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PRESS RELEASE


Tillerson on Path to Cooperation with Russia and China

August 2, 2017 (EIRNS)—Despite the Congressional sanctions and other stress points, U.S. Secretary of State Rex Tillerson outlined the Trump administration’s commitment to continuing cooperation where possible, and conflict-avoidance where necessary, with Russia and China as the countries confront a new "pivot point" in world history.

Tillerson met with journalists at the State Department last night to update and clarify the nature of the Trump administration’s foreign policy. He said that looking back 50 years, there was a major change at the time of the collapse of European communism, and that now we are confronting a "pivot point" due to the dramatic expansion of China’s role in the world. He reaffirmed the administration’s commitment to "making America great again," but emphasized that when Trump says "America first," he does not mean "America alone." Tillerson emphasized that, despite difficulties and disagreements, the administration is committed to mutually beneficial and peaceful resolutions of these difficulties.

Tillerson said the fight against terrorism is "one area of mutual interest," and told reporters, "We are committed to the stability of Syria following the battle to defeat ISIS," adding that the U.S. favored "a unified Syria, not divided," as well as the drafting of a new constitution, free and fair elections, and a new political leadership.

He said that both the United States and Russia are committed to the defeat of ISIS and its allies, and to the future stability of Syria. He said that the administration finds Russia’s support for the indefinite continuation of the Syrian government of Bashar Assad "unacceptable" and that Iranian forces must leave Syrian territory, "and it continues to be our view that the Assad regime has no role in the future governing of Syria." He explained, "The sequencing of all of that, we’re open to, as long as that is what is achieved at the end."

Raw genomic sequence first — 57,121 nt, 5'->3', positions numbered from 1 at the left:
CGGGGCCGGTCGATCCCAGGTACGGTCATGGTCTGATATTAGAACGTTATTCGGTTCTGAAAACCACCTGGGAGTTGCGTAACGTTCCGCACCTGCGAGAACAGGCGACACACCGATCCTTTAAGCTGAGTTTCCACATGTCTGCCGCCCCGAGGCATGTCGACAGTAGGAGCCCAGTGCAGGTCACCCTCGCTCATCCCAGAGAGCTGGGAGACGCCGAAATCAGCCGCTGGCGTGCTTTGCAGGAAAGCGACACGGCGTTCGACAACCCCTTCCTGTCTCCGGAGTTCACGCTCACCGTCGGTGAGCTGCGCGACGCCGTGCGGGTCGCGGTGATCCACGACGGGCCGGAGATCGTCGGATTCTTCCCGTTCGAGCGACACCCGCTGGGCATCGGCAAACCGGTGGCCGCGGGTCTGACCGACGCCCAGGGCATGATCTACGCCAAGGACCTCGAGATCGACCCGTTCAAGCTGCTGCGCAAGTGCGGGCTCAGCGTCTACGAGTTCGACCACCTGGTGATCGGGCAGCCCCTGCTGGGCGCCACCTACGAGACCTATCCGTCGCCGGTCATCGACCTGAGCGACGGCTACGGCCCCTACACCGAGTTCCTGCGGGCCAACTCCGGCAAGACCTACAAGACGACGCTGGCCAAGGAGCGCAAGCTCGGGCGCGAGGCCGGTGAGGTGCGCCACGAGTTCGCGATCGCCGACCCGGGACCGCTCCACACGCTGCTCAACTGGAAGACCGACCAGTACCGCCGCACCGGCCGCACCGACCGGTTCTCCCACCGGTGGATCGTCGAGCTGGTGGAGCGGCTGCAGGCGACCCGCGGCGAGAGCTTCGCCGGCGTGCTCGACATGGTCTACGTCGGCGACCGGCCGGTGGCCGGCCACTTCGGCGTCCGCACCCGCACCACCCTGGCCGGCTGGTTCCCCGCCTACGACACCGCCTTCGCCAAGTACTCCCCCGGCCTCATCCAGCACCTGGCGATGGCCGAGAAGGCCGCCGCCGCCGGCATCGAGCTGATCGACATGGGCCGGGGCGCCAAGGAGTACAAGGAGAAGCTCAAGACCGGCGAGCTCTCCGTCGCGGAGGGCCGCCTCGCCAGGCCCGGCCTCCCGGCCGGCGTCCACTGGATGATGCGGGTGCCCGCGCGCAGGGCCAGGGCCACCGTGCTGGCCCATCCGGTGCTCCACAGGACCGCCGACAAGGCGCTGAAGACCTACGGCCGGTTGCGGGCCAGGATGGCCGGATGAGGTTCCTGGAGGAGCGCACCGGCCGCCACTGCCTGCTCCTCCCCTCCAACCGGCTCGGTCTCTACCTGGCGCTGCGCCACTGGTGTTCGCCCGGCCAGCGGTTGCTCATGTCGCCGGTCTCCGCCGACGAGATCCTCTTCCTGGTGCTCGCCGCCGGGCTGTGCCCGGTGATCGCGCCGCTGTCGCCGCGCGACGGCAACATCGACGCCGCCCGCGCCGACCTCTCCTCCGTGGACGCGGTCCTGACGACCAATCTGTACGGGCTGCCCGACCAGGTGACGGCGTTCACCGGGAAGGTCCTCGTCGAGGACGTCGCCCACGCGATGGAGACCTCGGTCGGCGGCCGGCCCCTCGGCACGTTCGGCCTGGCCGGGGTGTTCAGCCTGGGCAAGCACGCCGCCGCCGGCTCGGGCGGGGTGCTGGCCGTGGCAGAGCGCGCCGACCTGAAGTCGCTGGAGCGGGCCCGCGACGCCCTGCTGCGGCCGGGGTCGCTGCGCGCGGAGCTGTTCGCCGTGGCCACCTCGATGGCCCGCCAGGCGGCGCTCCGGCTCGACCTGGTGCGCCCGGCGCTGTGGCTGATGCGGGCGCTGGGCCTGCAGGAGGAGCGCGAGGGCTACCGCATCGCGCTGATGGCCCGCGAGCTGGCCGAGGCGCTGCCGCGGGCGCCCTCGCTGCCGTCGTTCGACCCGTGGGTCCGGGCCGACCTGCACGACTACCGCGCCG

"Again, we’re working closely with Russia and other parties to see if we can agree on a path forward on how to stabilize Syria, in the post- ISIS world, create zones of stabilization and lines of deconfliction that will hold, and then create conditions for the political process to play out in Geneva."

He said the creation of a de-escalation zone in the southwest part of Syria, created by Russia, the United States, and Jordan, was "one small measure of success," to be replicated throughout Syria.

Speaking on China, Tillerson said:

"How should we define this relationship [with China], and how do we ensure that economic prosperity to the benefit of both countries and the world can continue, and that where we have differences—because we will have differences, we do have differences—that we will deal with those differences in a way that does not lead to open conflict?

"We test this relationship through things like the situation in North Korea,"

he said.

"Can we work together to address this global threat where we have a common objective? And where we have differences—in the South China Sea, and we have some trading differences that need to be addressed—can we work through those differences in a way without it leading to open conflict and find the solutions that are necessary to serve us both"?

Tillerson went on to discuss the stress in the relationship with Russia over Ukraine, commitments to NATO, the Mideast, cyber security, Iran, the dispute between the United Arab Emirates and Qatar, the drug cartels, the internal difficulties in the Trump administration. In every instance, he stressed working toward cooperation on our common aims and avoiding conflict both with our "allies and partners" and "our adversaries."